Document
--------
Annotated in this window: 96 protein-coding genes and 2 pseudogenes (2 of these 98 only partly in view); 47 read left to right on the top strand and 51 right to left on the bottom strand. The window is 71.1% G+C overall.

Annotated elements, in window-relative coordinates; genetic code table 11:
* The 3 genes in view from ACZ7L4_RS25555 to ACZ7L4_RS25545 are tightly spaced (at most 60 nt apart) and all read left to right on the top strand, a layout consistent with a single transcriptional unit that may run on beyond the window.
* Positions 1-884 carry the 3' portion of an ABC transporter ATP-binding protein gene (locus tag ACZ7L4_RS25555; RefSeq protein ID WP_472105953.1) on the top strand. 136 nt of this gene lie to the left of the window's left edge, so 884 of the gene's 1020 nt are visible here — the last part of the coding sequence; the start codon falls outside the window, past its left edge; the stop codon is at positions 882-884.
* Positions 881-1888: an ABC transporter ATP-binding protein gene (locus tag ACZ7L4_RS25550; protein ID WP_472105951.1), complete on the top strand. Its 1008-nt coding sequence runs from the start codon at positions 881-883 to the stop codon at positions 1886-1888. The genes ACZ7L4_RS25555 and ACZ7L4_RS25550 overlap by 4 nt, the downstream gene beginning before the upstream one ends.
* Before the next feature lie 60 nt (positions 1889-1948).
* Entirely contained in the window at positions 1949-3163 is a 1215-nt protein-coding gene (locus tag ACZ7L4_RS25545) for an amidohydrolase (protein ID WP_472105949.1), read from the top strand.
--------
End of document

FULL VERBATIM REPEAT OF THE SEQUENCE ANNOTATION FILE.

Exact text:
Annotated in this window: 96 protein-coding genes and 2 pseudogenes (2 of these 98 only partly in view); 47 read left to right on the top strand and 51 right to left on the bottom strand. The window is 71.1% G+C overall.

Annotated elements, in window-relative coordinates; genetic code table 11:
* The 3 genes in view from ACZ7L4_RS25555 to ACZ7L4_RS25545 are tightly spaced (at most 60 nt apart) and all read left to right on the top strand, a layout consistent with a single transcriptional unit that may run on beyond the window.
* Positions 1-884 carry the 3' portion of an ABC transporter ATP-binding protein gene (locus tag ACZ7L4_RS25555; RefSeq protein ID WP_472105953.1) on the top strand. 136 nt of this gene lie to the left of the window's left edge, so 884 of the gene's 1020 nt are visible here — the last part of the coding sequence; the start codon falls outside the window, past its left edge; the stop codon is at positions 882-884.
* Positions 881-1888: an ABC transporter ATP-binding protein gene (locus tag ACZ7L4_RS25550; protein ID WP_472105951.1), complete on the top strand. Its 1008-nt coding sequence runs from the start codon at positions 881-883 to the stop codon at positions 1886-1888. The genes ACZ7L4_RS25555 and ACZ7L4_RS25550 overlap by 4 nt, the downstream gene beginning before the upstream one ends.
* Before the next feature lie 60 nt (positions 1889-1948).
* Entirely contained in the window at positions 1949-3163 is a 1215-nt protein-coding gene (locus tag ACZ7L4_RS25545) for an amidohydrolase (protein ID WP_472105949.1), read from the top strand.